Would you be asking 3e -- and would your own answer be the same -- if FTX had made the grants to opera organizations and opera singers in the United States? I think there have been at least a few posts (not by you, to my recollection) that strongly suggest the author is applying a different standard to EA grantees than they would to opera grantees. I think it problematic if the answer to whether money should be returned changes much based on the nature of the charity. Such a stance will generally imply that we have some sort of right to tell crime victims that they will have to be involuntary donors because the cause is so important in our eyes as to justify them making that sacrifice.

  1. I think you are correct that, as a practical matter, there is a difference between FTX grant money that has already been spent and grant money that is unspent. Unspent money should be returned. It would be asking too much for grant recipients to also return money already spent. That would be ideal but it is unrealistic.

3c. Janitors? Please. That is a false equivalency equating grant recipients with janitors. Grant recipients didn’t scrub any toilets or empty any trash cans at FTX. Instead, grant recipients were given a gift of money from FTX. This is another example of misdirection and searching around for a rationalization to keep the tainted grant money, it is an unseemly form of what-aboutism. “But, what about the janitors?” Let the janitors figure out what they want to do. What are the grant recipients going to do?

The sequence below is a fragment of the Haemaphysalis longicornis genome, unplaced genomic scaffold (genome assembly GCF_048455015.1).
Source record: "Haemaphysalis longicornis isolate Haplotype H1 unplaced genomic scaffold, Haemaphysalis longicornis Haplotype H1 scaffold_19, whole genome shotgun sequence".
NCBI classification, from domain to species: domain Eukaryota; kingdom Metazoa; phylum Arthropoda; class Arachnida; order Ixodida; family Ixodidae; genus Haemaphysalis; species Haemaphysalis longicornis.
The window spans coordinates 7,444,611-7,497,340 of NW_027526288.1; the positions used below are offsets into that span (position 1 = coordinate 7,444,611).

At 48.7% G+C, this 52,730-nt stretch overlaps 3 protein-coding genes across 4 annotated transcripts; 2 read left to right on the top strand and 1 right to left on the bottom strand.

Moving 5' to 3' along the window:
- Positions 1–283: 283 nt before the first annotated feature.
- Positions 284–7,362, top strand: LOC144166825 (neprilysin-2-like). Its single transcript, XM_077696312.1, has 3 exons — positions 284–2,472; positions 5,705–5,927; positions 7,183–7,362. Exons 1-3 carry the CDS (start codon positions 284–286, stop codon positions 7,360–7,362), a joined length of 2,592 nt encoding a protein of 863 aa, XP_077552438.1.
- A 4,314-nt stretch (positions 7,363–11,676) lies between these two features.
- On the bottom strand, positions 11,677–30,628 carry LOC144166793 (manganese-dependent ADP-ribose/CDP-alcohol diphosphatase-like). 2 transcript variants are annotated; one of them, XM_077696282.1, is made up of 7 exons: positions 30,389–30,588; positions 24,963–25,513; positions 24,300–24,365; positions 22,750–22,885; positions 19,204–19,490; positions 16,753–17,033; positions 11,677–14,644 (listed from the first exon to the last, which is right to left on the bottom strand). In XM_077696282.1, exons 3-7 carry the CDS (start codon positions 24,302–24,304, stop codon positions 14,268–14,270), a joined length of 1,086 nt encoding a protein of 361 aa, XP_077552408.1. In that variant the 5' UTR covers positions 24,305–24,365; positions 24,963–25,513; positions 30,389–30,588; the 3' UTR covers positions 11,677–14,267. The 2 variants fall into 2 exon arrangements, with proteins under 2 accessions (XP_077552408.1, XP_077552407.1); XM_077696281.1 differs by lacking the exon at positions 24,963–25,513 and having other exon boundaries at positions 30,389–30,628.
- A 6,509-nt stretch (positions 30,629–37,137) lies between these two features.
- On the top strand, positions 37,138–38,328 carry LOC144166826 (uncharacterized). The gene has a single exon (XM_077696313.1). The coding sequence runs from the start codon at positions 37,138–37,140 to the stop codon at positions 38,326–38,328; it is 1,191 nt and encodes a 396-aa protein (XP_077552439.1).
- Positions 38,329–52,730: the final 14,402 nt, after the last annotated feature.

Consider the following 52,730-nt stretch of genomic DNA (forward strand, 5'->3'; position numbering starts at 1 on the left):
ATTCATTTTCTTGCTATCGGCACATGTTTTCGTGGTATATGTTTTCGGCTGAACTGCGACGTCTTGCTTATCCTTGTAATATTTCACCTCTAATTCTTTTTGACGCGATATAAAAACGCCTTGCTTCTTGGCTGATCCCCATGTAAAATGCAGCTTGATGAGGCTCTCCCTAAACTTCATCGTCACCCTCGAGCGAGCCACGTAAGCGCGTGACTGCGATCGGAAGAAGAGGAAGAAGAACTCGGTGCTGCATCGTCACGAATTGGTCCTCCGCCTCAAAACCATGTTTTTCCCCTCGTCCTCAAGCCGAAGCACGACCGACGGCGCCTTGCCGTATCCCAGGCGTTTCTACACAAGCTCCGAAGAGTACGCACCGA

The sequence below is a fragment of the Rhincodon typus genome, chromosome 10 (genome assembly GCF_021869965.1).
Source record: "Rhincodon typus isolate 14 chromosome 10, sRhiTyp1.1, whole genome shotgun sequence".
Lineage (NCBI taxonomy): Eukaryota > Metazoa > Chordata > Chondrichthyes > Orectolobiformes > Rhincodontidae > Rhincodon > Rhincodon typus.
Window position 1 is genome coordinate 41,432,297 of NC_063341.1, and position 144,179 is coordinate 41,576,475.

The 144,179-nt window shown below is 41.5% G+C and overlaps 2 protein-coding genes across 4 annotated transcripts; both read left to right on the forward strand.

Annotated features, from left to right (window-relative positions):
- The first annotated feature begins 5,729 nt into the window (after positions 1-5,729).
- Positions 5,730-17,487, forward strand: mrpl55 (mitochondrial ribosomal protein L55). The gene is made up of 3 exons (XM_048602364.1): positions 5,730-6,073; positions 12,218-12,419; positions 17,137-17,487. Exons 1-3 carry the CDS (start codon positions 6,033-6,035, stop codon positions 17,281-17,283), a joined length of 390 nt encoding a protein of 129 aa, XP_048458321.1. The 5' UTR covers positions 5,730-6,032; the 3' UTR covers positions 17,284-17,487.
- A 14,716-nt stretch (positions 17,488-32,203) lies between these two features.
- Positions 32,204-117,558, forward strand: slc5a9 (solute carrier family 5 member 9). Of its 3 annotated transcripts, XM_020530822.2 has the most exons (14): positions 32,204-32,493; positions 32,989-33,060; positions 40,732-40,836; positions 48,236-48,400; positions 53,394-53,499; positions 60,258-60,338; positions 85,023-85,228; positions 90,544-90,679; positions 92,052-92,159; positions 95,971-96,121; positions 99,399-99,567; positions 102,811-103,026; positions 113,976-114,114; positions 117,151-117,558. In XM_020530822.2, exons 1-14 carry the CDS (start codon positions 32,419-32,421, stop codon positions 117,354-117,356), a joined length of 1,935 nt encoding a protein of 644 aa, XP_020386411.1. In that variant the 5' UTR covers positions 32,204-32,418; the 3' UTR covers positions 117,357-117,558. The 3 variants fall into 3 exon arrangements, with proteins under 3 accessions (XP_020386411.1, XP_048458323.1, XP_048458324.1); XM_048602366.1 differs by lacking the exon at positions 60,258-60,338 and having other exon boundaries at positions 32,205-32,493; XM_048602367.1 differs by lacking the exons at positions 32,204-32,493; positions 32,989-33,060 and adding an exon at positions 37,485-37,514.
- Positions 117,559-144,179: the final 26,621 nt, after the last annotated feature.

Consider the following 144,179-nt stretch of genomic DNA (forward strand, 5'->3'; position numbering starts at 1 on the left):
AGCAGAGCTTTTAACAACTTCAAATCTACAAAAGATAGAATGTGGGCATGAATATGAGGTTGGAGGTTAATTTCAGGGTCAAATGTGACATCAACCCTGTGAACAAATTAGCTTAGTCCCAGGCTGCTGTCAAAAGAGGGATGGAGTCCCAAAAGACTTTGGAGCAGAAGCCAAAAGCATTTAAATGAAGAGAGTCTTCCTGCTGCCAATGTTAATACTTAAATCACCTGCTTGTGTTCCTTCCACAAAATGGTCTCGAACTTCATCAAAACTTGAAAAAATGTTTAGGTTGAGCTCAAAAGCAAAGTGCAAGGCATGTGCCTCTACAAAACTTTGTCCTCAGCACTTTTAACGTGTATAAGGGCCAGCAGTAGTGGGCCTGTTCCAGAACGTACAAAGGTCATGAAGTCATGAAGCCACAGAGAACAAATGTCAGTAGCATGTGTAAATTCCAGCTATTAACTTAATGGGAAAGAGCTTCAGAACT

As for the celebrity endorsers, of course they should return all the money they were paid. They affirmatively helped lure more depositors into the scheme. But again, that’s a separate issue from the EA grant recipients.

3e. Is someone seriously arguing that because the amount of FTX grants was ‘only’ $140 million the money should not be returned because it’s only a fraction of the stolen $8 billion? That is an unworthy and unseemly argument. “Hey, I’m only going to keep a portion of the stolen money, so it’s okay.” If that argument is indeed advanced then the moral compass has been tossed overboard and the ship is being intentionally run onto the reef.

Grant recipients didn’t scrub any toilets or empty any trash cans at FTX. Instead, grant recipients were given a gift of money from FTX. This is another example of misdirection and searching around for a rationalization to keep the tainted grant money, it is an unseemly form of what-aboutism.

I would push back against this. Grant recipients were given money to carry out a job. They were not given money unconditionally, which is what a gift is. So I think you still need to spell out the underlying principle here.

Well, if doing the right thing isn’t enough in itself to convince grant recipients (see ARC’s commendable statement that they are returning their $1.25 million grant) then how about wanting to stay out of prison.

Right now FTX grant recipients are relying on the fig leaf that FTX and/or its former executives have not yet been been charged or convicted of criminally defrauding (embezzling from) FTX’s depositors.